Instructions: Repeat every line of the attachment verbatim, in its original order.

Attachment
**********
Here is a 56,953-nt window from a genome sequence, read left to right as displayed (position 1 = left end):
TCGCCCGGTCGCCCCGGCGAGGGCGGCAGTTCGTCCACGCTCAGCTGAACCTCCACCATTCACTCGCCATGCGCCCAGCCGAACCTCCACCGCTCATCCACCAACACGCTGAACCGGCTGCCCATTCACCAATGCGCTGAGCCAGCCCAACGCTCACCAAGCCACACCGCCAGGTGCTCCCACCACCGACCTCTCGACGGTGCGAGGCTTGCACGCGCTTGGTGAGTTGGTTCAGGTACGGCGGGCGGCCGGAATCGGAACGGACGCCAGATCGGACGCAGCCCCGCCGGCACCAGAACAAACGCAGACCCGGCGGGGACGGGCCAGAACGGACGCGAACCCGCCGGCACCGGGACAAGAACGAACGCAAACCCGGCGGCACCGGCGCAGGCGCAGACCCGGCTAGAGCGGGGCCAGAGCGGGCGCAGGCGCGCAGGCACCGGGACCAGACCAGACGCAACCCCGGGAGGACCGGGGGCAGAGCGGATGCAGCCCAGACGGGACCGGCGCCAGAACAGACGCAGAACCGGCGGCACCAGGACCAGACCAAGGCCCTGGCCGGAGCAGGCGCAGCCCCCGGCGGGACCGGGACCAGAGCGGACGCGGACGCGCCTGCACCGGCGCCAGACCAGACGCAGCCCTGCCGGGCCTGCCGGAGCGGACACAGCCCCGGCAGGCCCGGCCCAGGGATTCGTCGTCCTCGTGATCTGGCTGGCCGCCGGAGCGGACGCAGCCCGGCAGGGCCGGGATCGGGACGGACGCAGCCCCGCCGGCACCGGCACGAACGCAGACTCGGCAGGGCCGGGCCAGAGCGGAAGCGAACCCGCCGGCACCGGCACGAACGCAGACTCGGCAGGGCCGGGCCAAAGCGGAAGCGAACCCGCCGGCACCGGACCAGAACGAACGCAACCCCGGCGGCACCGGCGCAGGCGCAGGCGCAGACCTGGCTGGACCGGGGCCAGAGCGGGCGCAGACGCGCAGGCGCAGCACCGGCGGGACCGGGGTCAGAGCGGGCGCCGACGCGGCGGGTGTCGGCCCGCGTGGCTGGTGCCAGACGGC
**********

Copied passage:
Here is a 56,953-nt window from a genome sequence, read left to right as displayed (position 1 = left end):
TCGCCCGGTCGCCCCGGCGAGGGCGGCAGTTCGTCCACGCTCAGCTGAACCTCCACCATTCACTCGCCATGCGCCCAGCCGAACCTCCACCGCTCATCCACCAACACGCTGAACCGGCTGCCCATTCACCAATGCGCTGAGCCAGCCCAACGCTCACCAAGCCACACCGCCAGGTGCTCCCACCACCGACCTCTCGACGGTGCGAGGCTTGCACGCGCTTGGTGAGTTGGTTCAGGTACGGCGGGCGGCCGGAATCGGAACGGACGCCAGATCGGACGCAGCCCCGCCGGCACCAGAACAAACGCAGACCCGGCGGGGACGGGCCAGAACGGACGCGAACCCGCCGGCACCGGGACAAGAACGAACGCAAACCCGGCGGCACCGGCGCAGGCGCAGACCCGGCTAGAGCGGGGCCAGAGCGGGCGCAGGCGCGCAGGCACCGGGACCAGACCAGACGCAACCCCGGGAGGACCGGGGGCAGAGCGGATGCAGCCCAGACGGGACCGGCGCCAGAACAGACGCAGAACCGGCGGCACCAGGACCAGACCAAGGCCCTGGCCGGAGCAGGCGCAGCCCCCGGCGGGACCGGGACCAGAGCGGACGCGGACGCGCCTGCACCGGCGCCAGACCAGACGCAGCCCTGCCGGGCCTGCCGGAGCGGACACAGCCCCGGCAGGCCCGGCCCAGGGATTCGTCGTCCTCGTGATCTGGCTGGCCGCCGGAGCGGACGCAGCCCGGCAGGGCCGGGATCGGGACGGACGCAGCCCCGCCGGCACCGGCACGAACGCAGACTCGGCAGGGCCGGGCCAGAGCGGAAGCGAACCCGCCGGCACCGGCACGAACGCAGACTCGGCAGGGCCGGGCCAAAGCGGAAGCGAACCCGCCGGCACCGGACCAGAACGAACGCAACCCCGGCGGCACCGGCGCAGGCGCAGGCGCAGACCTGGCTGGACCGGGGCCAGAGCGGGCGCAGACGCGCAGGCGCAGCACCGGCGGGACCGGGGTCAGAGCGGGCGCCGACGCGGCGGGTGTCGGCCCGCGTGGCTGGTGCCAGACGGC